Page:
YOU can have a voice in health policy! Healthy People is a tool the Centers for Disease Control (CDC) uses to set national health goals. The comment period for Healthy People 2030 expires Thursday January 17 at 5 pm eastern time.
HomesRenewed Coalition is making it easy for YOU to comment. Joining the HomesRenewed campaign strengthens our policy leadership position while enhancing the power of our collective voice. Please join us by taking the steps outlined below. ASAP!
A. We identified 2 core objectives and prepared comments for you to paste into the online form. You can write your own comments if your prefer.
B. We created one additional objective for you to propose. You can write your own comments if your prefer.
This will take about 4-6 minutes. (It is just clicking, copying and pasting. There are 14 steps. You can do it. It will feel good to take action to influence health policy.)
1. Go to this link. (Before you can submit your comments you will need to register your name, email, address and organization)
2. Go to the Older Adults category, click the Comment button at Objective OA-2030-03
Reduce the rate of emergency department visits due to falls among older adults
3. Paste this comment into the box, answer the questions and hit ‘submit’:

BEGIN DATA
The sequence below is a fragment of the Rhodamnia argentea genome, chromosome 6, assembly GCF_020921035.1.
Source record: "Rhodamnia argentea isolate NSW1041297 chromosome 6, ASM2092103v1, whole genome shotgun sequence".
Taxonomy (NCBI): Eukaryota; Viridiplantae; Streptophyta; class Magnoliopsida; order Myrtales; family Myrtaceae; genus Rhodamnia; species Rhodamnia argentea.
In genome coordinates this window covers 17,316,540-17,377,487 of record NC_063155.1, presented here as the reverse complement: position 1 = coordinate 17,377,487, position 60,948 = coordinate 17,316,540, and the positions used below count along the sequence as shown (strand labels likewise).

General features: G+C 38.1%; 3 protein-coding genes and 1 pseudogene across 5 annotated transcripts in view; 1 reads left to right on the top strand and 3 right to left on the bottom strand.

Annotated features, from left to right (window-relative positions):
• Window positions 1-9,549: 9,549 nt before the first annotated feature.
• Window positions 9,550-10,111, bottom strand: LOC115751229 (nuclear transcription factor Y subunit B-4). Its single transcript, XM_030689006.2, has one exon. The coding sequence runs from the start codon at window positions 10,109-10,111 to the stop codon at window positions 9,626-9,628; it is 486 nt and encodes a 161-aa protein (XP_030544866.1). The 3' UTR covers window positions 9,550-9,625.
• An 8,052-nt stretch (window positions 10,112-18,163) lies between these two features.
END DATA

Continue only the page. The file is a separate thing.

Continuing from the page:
The CDC says the average cost of a fall is $30,000. That means 100 grab bars installed at $300 per installation will be a break even investment if ONE fall is avoided. Incentives, not unlike those for hybrid cars or solar collectors, will increase grab bar installations, helping to achieve this worthy Healthy People 2030 core objective. HR1780 in the last Congress supported a related incentive. Incentives should be included in the strategy to reach the Healthy People 2030 goals.
4. Go back to the Public Comment button on the upper left, THEN the Comment on proposed objectives for 2030 at the bottom.
5. Go to the Disability and Health category, click the Comment button at Objective DH-2030-05
Increase the proportion of all occupied homes and residential buildings that have visitable features
6. Paste this comment into the box, answer the questions and hit ‘submit’:
Repeated studies show that as many as 90% of Americans want to age in place. The Harvard Joint Center for Housing Studies 2017 Report, Housing Americans Older Adults, states: “By 2035, 17 million households will include a person for whom stairs, traditional bathrooms, and narrow doors pose challenges…Yet only 3.5% of US housing offer…[access features]. Incentives, similar to those for hybrid cars or solar collectors, will increase visitable/accessible installations, helping to achieve this worthy Healthy People 2030 core objective. HR1780 in the last Congress supported a related incentive. Incentives should be included in the strategy to reach the Healthy People 2030 goals.
7. Go back to the Public Comment button on the upper left, THEN the Propose a new objective for 2030 at the bottom.
8. Pick the “Social Determinants of Health” from the Topic Area drop down menu.
9. Paste this into the ‘New Objective’ box: